Oil demand to continue to rise as LNG and renewables eclipse coal as fuel: IEA report

Oil demand to continue to rise as LNG and renewables eclipse coal as fuel: IEA report

Global demand for oil is set to continue rising over the coming decades, but the popularity of coal as a fuel will be eclipsed by liquid natural gas and renewables, a report from the International Energy Agency (IEA) revealed on Wednesday.

Growth in oil consumption is forecast in the annual World Energy Outlook unveiled in London to slow but still reaches 103.5 million barrels a day (bpd) by 2040. Current demand is 96 million bpd.

Almost all of the growth in oil demand comes from four sectors: Maritime international shipping, road freight trucks, jet fuel for aviation and demand for plastics from the petrochemical industry, all areas where alternatives are hard to find.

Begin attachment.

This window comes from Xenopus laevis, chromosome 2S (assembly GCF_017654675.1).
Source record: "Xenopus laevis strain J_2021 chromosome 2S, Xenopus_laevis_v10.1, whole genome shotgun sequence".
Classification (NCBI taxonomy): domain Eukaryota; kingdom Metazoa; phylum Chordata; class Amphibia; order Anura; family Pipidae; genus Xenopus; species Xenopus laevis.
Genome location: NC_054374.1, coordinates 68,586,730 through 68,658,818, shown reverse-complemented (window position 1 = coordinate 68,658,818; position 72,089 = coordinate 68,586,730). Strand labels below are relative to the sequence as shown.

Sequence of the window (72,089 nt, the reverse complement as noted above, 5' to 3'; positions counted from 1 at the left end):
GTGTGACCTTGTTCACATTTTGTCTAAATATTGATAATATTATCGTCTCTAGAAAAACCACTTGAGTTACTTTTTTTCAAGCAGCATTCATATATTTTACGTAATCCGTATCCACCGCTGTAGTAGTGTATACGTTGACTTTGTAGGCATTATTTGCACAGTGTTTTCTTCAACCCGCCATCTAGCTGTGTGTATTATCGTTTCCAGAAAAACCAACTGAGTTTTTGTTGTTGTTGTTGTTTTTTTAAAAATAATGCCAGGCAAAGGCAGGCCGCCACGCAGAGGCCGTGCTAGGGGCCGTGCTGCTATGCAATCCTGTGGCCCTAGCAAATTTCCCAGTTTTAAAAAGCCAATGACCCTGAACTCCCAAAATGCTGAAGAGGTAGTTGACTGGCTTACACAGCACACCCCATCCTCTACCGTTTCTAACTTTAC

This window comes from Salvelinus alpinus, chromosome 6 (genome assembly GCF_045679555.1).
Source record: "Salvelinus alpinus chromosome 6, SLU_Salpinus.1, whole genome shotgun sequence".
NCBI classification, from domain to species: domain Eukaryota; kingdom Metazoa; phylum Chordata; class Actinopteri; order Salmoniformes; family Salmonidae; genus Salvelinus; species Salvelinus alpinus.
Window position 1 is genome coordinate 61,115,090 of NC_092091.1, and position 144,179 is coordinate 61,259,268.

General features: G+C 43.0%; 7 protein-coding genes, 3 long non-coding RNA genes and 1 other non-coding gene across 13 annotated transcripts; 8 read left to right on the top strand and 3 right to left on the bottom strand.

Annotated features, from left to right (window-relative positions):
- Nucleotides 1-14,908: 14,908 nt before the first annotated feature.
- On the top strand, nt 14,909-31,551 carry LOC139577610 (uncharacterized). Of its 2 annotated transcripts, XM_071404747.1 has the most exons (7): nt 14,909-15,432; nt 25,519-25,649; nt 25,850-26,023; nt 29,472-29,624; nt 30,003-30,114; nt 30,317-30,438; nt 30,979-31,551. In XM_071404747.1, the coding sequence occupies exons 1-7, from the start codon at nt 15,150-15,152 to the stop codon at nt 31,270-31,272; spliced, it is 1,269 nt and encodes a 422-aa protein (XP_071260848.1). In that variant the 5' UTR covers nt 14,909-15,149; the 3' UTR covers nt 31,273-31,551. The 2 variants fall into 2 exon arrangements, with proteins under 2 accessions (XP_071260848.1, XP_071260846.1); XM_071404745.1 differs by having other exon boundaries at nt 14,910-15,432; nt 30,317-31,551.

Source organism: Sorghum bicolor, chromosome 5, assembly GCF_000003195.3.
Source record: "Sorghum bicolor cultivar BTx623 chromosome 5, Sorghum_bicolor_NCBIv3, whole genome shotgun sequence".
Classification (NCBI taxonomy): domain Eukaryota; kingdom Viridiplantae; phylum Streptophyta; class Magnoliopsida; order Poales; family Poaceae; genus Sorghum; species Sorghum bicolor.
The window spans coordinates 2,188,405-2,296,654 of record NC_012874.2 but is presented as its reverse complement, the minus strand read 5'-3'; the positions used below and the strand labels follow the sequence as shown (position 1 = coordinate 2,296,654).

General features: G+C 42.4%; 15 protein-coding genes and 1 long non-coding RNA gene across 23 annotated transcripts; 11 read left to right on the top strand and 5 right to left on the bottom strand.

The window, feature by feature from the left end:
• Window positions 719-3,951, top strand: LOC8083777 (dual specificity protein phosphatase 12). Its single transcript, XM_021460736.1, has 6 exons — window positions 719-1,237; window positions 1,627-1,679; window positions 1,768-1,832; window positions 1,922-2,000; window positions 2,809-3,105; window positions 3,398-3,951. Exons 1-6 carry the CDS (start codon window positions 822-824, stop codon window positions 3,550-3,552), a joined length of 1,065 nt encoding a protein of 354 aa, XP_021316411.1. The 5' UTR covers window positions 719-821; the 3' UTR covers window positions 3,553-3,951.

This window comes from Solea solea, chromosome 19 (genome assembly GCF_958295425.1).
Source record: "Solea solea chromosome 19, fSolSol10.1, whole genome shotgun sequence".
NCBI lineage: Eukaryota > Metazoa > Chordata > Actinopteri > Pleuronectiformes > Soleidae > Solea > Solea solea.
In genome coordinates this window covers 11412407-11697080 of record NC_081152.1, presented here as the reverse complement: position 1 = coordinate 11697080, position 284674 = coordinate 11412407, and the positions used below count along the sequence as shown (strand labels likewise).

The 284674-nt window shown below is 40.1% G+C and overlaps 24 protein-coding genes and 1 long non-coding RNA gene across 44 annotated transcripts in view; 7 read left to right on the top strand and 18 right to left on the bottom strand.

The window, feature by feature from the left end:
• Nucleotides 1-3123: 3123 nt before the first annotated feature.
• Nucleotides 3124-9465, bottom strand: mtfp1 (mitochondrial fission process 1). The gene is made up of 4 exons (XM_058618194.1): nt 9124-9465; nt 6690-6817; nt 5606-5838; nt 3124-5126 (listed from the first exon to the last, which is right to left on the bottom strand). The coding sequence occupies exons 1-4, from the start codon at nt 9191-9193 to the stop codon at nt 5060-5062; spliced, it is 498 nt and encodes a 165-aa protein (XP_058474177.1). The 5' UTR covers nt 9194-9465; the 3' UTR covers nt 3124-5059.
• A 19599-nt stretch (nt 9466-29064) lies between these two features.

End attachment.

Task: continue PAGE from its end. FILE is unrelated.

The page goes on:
Over the same period, the total stock of vehicles is predicted to double but fuel demand for passenger vehicles is set to decline because of fuel efficiency gains, biofuels and electric vehicles.

“We are projecting a decline in oil demand for passenger cars despite the fact we envisage a doubling of passenger car numbers between now and 2040 from around one billion vehicles today to around two billion in 2040,” Tim Gould, head of division at the IEA, told a press conference.

Fuel efficiency will help reduce demand by 11 million bpd, and a switch to natural gas and biofuels will also help these figures.

“But the thing that tips the balance is the use of electric vehicles. Today we have 1.3 million by 2040 150 million electric vehicles,” Gould added.

Gas is forecast to overtake coal as the most used fossil fuel, with liquid natural gas (LNG) surging ahead of pipeline gas and taking more than half the long-distance gas trade.

Coal consumption is forecast to barely grow up to 2040, as demand in China falls back thanks to efforts to fight air pollution and diversify the fuel mix.

The IEA report welcomed the Paris Agreement on climate change, which entered into force on Nov. 4, as a major step forward in the fight against global warming.

The IEA forecast that nearly 60 percent of all new power generation capacity up to 2040 would come from renewables.


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